Bobsleigh/Skeleton Curling Elite Amateur Sport Skating Skiing

Ottawa at the Olympics Day 17: For Love of Country

By Ethan Diamandas & Charlie Pinkerton (This article was first sent to subscribers of the Ottawa at the Olympics Daily Newsletter. Sign up to receive it, for free, here.)

When we watch Olympic athletes on television, we observe them at the surface level. Viewers see superheroes of sport — athletes so good at what they do they can battle anyone in the world in their craft. 

But what goes unseen are the sacrifices and turbulent emotions that come with such intense competition. Canadian athletes aren’t machines, and the pressure can push people to very unhealthy mental states. 

So it’s a big deal when an Olympian opens up about their mental struggles — and it’s an even better deal when a whole country answers back with love and praise. Here’s what that looks like. 

Homan feels the nation’s love

For curling doubles duo Rachel Homan and John Morris, the Beijing Olympics were a letdown. Billed as a top-tier team coming in, the team narrowly missed the playoffs in an extra-end loss to Italy where the final Canadian stone was millimetres away from winning the match.

After the loss, Homan explained on social media she fell into “the deepest of black holes.” But now, after receiving all kinds of positive messages from Canadian fans, things are improving.

“To Canada, the smallest, biggest community I know. I just want to thank you all for your tremendous love and support,” Homan said. “After coming home, I was so overwhelmed with feelings that I had let everyone down and it was hard to navigate.”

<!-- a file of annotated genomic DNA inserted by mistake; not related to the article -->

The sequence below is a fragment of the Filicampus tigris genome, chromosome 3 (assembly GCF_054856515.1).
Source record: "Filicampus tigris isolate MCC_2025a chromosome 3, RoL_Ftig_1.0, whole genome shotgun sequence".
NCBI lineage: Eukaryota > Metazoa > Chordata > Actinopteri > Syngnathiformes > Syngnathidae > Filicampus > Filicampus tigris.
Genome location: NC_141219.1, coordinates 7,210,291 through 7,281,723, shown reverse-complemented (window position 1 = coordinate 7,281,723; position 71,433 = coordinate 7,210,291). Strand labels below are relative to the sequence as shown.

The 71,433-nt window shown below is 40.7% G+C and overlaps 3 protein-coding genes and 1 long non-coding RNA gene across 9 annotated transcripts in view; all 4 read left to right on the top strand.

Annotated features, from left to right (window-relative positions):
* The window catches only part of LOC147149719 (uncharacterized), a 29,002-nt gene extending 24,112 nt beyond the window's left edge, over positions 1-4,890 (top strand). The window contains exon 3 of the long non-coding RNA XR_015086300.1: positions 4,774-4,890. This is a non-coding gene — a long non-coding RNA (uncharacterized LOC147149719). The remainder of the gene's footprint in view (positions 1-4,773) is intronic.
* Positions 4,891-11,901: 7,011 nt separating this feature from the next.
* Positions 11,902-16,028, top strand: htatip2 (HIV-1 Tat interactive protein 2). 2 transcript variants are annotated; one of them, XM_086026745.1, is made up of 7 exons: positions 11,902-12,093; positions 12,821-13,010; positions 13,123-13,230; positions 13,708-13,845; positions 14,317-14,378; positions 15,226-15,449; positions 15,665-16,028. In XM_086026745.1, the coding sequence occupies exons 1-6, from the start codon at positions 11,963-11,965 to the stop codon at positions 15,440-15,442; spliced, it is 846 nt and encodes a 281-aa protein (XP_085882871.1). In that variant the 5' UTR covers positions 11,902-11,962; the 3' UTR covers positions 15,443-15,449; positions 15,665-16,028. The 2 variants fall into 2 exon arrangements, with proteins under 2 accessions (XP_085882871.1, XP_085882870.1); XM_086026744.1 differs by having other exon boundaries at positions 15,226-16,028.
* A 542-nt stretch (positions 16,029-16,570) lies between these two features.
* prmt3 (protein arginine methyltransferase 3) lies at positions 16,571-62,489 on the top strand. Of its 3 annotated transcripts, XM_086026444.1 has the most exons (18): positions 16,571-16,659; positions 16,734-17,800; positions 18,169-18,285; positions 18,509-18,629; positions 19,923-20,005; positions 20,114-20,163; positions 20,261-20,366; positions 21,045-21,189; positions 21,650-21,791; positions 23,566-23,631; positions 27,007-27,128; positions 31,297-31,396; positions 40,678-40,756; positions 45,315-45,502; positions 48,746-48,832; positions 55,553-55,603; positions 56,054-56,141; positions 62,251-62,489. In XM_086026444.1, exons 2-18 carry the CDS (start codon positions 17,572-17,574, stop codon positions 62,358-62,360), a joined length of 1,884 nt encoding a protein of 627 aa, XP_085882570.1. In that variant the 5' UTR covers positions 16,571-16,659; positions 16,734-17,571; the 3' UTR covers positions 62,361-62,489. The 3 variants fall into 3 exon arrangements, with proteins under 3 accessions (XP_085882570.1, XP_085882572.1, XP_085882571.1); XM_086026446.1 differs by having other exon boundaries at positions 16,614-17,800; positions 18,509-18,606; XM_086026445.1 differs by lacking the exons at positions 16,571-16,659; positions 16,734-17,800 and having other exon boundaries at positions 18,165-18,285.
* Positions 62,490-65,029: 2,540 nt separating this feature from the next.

Homan said during COVID isolation she forgot the power of connection, and that by sharing her story she hopes to help others in similar emotionally challenging situations.

“I wanted to bring back a medal for you guys and my family,” Homan told her followers. “But I know it’s not the results in the end that really matter.

“It’s not the whole story. I’m proud of our journey, sacrifice, and dedication to the success we had.”

Jared Schmidt misses medal heats

It takes several races to secure a medal in ski cross, and Jared Schmidt fell just short in his first Olympics. 

The 24-year-old finished sixth in the seeding round, and eventually progressed to the quarterfinals where the top two racers advanced. Schmidt placed third, failing to advance.

Schmidt worked hard out of the gate, tucking neatly into second place. His lone mistake came around one of the early turns, where, as the CBC broadcast team noted, he kept his skis flat on the ground instead of using his edges. Schmidt couldn’t make up lost time after that.

Overall, it was a disappointing result for the Canadian men’s ski cross team, which is highlighted by PyeongChang gold medallist Brady Leman. None of Canada’s four representatives came close to the podium, as Leman was ousted in the semifinals. 

Day 18 Preview: Four-man bobsled begins

Hundreds of pounds of pressure on top of him. His helpless body dragging along the ice surface. 

That’s how Cody Sorensen remembers his last run at the 2014 Sochi Olympics.